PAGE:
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Walk and witness at Shannon

category national | rights, freedoms and repression | news report author Monday June 09, 2008 22:58author by John Lannon

On Sunday afternoon, a group of anti-war and human rights campaigners walked the 15 miles from the historic Treaty Stone in Limerick to Shannon airport, scene of Ireland’s complicity in war and torture. There they joined members of Amnesty International, Coisantoiri Siochana and others who had come to attend the monthly Shannon vigil. The vigil was, as always, a peaceful remembrance of all who have died, disappeared or been tortured as a result of the senseless “war on terror”. It was also a reminder to our Irish public representatives that their failure to question US military and CIA use of the airport is shameful and intolerable.
Getting ready to walk from Limerick to Shannon
Getting ready to walk from Limerick to Shannon

Although the Limerick-Shannon peace walk was undertaken by a modest group of 12 people, the youngest of whom was only 6 months old, the impact was significant. The messages delivered to onlookers and passers-by were simple: end the use of Shannon airport as a torture hub; close Guantanamo detention centre; and stop the continuing dilution of Ireland neutrality by voting No to the Lisbon Treaty. Passing motorists beeped their horns in support, helping, along with the good weather, to lift the enthusiasm of the walkers.

While events such as these are attended by a relatively small number of people, their impact should not be underestimated. For a start, the Department of Justice, Equality and Law Reform felt it necessary to deploy at least one officer for every peace/human rights activist on Sunday (at a conservative estimate). Somebody in authority somewhere is taking the peaceful opposition seriously – despite the fact that during months of regular protesting, nobody has attempted to break any laws, threatened anyone or been threatened by anyone. Clearly the state is using taxpayers’ money to protect something else in Shannon.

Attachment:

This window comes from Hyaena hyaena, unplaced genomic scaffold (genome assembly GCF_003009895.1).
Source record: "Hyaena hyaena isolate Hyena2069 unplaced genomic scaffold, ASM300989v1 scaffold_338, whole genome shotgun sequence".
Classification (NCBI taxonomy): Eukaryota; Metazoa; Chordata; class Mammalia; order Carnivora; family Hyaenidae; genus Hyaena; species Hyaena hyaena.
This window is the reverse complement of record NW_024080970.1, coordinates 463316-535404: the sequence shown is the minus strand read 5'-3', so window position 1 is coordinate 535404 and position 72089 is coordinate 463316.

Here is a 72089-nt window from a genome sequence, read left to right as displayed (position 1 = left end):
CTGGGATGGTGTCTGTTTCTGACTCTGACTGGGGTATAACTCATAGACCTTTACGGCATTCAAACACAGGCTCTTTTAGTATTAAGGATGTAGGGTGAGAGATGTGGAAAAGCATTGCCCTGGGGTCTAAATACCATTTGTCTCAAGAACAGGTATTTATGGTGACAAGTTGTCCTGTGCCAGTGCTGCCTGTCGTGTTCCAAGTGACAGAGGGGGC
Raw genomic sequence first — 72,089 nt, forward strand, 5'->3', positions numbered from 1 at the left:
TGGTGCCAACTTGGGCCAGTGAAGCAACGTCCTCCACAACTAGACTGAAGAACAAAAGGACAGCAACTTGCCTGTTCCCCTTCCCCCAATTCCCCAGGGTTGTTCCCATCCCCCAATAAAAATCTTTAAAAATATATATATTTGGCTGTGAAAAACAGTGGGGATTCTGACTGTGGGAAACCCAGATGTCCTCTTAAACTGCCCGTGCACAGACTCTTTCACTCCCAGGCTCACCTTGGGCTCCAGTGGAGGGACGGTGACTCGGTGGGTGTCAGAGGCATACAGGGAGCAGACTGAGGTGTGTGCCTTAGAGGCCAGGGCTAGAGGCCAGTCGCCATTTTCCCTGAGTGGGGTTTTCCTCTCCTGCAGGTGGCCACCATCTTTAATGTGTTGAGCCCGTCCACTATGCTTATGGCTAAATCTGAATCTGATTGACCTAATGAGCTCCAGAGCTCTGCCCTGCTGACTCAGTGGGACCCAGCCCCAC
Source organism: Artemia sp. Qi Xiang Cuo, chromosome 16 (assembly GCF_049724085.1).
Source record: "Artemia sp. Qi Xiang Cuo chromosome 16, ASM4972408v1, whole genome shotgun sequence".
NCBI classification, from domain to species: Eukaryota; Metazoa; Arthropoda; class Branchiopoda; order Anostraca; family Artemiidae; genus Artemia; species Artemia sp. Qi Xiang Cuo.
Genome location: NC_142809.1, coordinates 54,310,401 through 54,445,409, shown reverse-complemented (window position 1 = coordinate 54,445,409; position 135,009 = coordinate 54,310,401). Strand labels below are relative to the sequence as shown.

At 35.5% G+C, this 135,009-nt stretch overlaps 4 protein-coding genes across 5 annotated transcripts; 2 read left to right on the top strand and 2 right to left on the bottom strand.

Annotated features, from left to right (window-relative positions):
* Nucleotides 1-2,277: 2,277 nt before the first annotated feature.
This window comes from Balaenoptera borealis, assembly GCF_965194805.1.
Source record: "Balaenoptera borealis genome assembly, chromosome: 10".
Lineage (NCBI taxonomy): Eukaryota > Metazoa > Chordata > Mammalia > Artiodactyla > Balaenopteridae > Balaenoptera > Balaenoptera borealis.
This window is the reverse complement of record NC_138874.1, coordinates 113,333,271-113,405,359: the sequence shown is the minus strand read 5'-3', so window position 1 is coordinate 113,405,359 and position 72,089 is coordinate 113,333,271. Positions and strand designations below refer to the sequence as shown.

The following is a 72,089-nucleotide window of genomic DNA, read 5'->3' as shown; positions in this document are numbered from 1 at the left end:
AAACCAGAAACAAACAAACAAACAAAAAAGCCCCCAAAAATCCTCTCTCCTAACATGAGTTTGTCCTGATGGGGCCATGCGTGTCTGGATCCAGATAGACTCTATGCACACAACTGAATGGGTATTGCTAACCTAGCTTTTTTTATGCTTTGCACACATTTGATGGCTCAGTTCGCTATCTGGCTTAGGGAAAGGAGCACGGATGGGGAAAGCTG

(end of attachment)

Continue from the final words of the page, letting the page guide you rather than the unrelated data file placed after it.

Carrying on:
As passing motorists read the colourful vigil banners, it is not surprising that many show support. They know that what is happening in Shannon is wrong. And one day these passers-by will become sufficiently troubled by what our government is doing to take action. That action may be to remove from office the politicians who stayed silent while Iraqi children were starving and dying as a result of the invasion we assisted; who did not ask if depleted uranium is being transported through Shannon; and who have not questioned the weak and meaningless assurances of US politicians that the airport is not used in the illegal and brutal transportation of prisoners who are never brought to trial. And it might also be to demand answers as to why the politicians stayed silent and complicit.

There is no doubt that Shannon is part of the US/CIA renditions programme. In March of this year Amnesty International reported that the plane which took Khaled al-Maqtari, a yound Yemeni man, from Baghdad to a CIA "black site" in Afghanistan landed in Shannon en route the previous day. Yet the reasonable demands of a growing number of organisations and individuals that known CIA planes be searched goes unheeded. This too troubles more and more of the people in the mid-West, as our government continue to defend the indefensible.

Events like Sunday’s walk and vigil are uplifting because they show that we can do something. The minute’s silent reflection at Shannon in remembrance of the Iraqi people and all tortured and “disappeared” prisoners brought us in some small way closer to the victims of war and human rights abuse. The gathering of friends and activists from Limerick, Clare, Cork, Galway and Dublin, and the talk of concern and support for the raytheon 9, renews existing bonds of solidarity and creates new ones. And as the vigil ends at 6pm there is positive determination that some day there will be accountability for Ireland’s facilitation of torture and suffering.


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